People ask whether these were the first fashion photographs. Lady Clementina Hawarden took over 800 pictures mostly of her daughters. She converted the first floor of their London house into a studio, removing most of the period furniture to allow the creation of theme and mood through selection of minimal pieces and light. Many of her images use a chair, or mirror or a window.
775 of her images were donated to the Victoria and Albert Museum by her grand-daughter in 1939. The images were ripped from the family albums leaving many with torn corners….
Carol Mavor in her book, Becoming: The Photographs of Clementina, Viscountess Hawarden writes extensively on Hawarden’s work but has met with opposition in her interpretations. Below is the inside book flap:
Clementina, Viscountess Hawarden (1822–1865) produced over eight hundred photographs during her all-too-brief life. Most of these were portraits of her adolescent daughters. By whisking away the furniture and bric-a-brac common in scenes of upper-class homes of the Victorian period, Lady Hawarden transformed the sitting room of her London residence into a photographic studio—a private space for taking surprising photos of her daughters in fancy dress. In Carol Mavor’s hands, these pictures become windows into Victorian culture, eroticism, mother-daughter relationships, and intimacy.
With drama, wit, and verve, Lady Hawarden’s girls, becoming women, entwine each other, their mirrored reflections and select feminine objects (an Indian traveling cabinet, a Gothic-style desk, a shell-covered box) as homoerotic partners. The resulting mise-en-scène is secretive, private, delicious, and arguably queer—a girltopia ripe with maternality and adolescent flirtation, as touching as it is erotic. Luxuriating in the photographs’ interpretive possibilities, Mavor makes illuminating connections between Hawarden and other artists and writers, including Vermeer, Christina Rossetti, George Eliot, Lewis Carroll, and twentieth-century photographers Sally Mann and Francesca Woodman. Weaving psychoanalytic theory and other photographic analyses into her work, Mavor contemplates the experience of the photograph and considers the relationship of Hawarden’s works to the concept of the female fetish, to voyeurism, mirrors and lenses, and twins and doubling. Under the spell of Roland Barthes, Mavor’s voice unveils the peculiarities of the erotic in Lady Hawarden’s images through a writerly approach that remembers and rewrites adolescence as sustained desire.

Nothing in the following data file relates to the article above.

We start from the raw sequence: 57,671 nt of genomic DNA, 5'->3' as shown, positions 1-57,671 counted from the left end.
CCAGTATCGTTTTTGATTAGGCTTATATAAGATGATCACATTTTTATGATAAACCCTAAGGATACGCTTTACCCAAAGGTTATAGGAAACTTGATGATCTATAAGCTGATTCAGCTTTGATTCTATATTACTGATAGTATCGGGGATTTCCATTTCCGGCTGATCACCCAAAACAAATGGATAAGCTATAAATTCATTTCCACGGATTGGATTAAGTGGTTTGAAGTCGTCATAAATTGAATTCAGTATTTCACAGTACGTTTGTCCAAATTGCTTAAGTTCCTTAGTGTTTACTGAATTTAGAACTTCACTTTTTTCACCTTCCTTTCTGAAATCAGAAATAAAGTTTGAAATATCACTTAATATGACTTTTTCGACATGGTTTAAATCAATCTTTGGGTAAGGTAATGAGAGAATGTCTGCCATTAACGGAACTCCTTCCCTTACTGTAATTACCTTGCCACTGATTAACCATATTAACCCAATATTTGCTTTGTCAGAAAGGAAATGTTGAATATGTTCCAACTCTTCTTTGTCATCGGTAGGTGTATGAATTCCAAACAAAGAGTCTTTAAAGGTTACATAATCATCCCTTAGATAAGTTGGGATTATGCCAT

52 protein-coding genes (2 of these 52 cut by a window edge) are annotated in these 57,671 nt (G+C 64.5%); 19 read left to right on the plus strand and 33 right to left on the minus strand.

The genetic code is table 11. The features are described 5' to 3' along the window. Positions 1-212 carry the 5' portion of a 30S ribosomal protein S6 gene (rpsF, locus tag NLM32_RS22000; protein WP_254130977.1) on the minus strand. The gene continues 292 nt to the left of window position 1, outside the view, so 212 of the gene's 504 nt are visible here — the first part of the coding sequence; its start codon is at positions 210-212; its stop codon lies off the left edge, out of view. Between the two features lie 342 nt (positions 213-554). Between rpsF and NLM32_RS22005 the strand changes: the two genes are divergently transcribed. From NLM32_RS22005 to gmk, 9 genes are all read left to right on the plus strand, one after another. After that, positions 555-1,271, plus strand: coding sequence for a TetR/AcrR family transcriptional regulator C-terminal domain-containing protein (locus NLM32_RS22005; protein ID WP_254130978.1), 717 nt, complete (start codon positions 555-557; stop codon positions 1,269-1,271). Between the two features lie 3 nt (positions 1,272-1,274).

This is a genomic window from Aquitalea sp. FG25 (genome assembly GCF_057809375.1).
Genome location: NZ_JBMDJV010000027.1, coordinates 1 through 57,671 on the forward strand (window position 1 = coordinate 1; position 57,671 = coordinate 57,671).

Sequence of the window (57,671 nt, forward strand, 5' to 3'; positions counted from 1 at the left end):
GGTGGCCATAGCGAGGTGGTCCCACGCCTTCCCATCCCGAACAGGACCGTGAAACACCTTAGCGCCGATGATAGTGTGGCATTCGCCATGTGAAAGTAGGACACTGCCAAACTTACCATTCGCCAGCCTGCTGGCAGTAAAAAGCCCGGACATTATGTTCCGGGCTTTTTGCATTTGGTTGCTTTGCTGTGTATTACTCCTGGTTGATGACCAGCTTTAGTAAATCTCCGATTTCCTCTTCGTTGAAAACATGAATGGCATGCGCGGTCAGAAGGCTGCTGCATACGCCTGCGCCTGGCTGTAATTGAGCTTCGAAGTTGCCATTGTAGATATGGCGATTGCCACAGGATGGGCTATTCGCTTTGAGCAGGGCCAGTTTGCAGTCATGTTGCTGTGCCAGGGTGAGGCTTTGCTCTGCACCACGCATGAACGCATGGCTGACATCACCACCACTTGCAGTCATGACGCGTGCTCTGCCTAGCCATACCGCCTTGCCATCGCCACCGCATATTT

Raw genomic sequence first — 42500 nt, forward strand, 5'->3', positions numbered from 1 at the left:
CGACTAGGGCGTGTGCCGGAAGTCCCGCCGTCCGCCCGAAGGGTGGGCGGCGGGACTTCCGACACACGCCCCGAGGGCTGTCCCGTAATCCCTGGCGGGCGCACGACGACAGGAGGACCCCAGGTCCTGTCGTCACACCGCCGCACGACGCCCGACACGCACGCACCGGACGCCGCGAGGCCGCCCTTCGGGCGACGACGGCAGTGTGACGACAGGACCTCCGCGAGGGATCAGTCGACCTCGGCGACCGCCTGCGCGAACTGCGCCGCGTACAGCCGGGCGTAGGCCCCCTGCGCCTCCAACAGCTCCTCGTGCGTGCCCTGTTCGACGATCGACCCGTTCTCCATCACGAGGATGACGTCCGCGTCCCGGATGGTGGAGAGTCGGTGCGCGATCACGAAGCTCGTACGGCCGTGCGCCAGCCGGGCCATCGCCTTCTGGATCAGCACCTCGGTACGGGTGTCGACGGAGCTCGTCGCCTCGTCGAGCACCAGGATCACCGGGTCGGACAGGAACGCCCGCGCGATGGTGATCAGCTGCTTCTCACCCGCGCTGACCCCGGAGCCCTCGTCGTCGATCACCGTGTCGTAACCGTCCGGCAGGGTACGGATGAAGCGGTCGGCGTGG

In turn autobiographical, theoretical, historical, and analytical, Mavor’s study caresses these mysteriously ripped and scissored images into fables of sapphic love and the real magic of photography.
Lady Clementina Hawarden had eight children and died in her early forties.
Below is a Pinterest board collected by Alice Long of Lady Clementina Hawarden’s work.